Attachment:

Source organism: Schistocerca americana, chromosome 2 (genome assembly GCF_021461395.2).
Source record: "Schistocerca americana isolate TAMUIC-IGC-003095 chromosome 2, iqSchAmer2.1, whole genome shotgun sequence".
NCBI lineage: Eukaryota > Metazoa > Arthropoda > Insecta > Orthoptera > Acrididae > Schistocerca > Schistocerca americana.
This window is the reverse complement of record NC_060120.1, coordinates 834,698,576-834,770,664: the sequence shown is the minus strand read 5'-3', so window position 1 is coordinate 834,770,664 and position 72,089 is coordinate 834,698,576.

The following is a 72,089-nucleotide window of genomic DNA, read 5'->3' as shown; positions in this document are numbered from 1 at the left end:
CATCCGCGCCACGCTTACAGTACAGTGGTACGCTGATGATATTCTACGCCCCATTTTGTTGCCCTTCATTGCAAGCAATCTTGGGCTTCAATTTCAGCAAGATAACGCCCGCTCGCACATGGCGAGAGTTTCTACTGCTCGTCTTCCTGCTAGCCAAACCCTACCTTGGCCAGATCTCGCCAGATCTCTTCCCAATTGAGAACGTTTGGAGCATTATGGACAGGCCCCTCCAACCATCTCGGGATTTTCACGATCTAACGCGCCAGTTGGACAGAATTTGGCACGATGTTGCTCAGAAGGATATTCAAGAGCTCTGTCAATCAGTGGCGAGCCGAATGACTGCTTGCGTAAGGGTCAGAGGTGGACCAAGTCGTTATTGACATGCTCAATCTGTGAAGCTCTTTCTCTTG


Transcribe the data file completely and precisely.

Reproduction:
Source organism: Schistocerca americana, chromosome 2 (genome assembly GCF_021461395.2).
Source record: "Schistocerca americana isolate TAMUIC-IGC-003095 chromosome 2, iqSchAmer2.1, whole genome shotgun sequence".
NCBI lineage: Eukaryota > Metazoa > Arthropoda > Insecta > Orthoptera > Acrididae > Schistocerca > Schistocerca americana.
This window is the reverse complement of record NC_060120.1, coordinates 834,698,576-834,770,664: the sequence shown is the minus strand read 5'-3', so window position 1 is coordinate 834,770,664 and position 72,089 is coordinate 834,698,576.

The following is a 72,089-nucleotide window of genomic DNA, read 5'->3' as shown; positions in this document are numbered from 1 at the left end:
CATCCGCGCCACGCTTACAGTACAGTGGTACGCTGATGATATTCTACGCCCCATTTTGTTGCCCTTCATTGCAAGCAATCTTGGGCTTCAATTTCAGCAAGATAACGCCCGCTCGCACATGGCGAGAGTTTCTACTGCTCGTCTTCCTGCTAGCCAAACCCTACCTTGGCCAGATCTCGCCAGATCTCTTCCCAATTGAGAACGTTTGGAGCATTATGGACAGGCCCCTCCAACCATCTCGGGATTTTCACGATCTAACGCGCCAGTTGGACAGAATTTGGCACGATGTTGCTCAGAAGGATATTCAAGAGCTCTGTCAATCAGTGGCGAGCCGAATGACTGCTTGCGTAAGGGTCAGAGGTGGACCAAGTCGTTATTGACATGCTCAATCTGTGAAGCTCTTTCTCTTG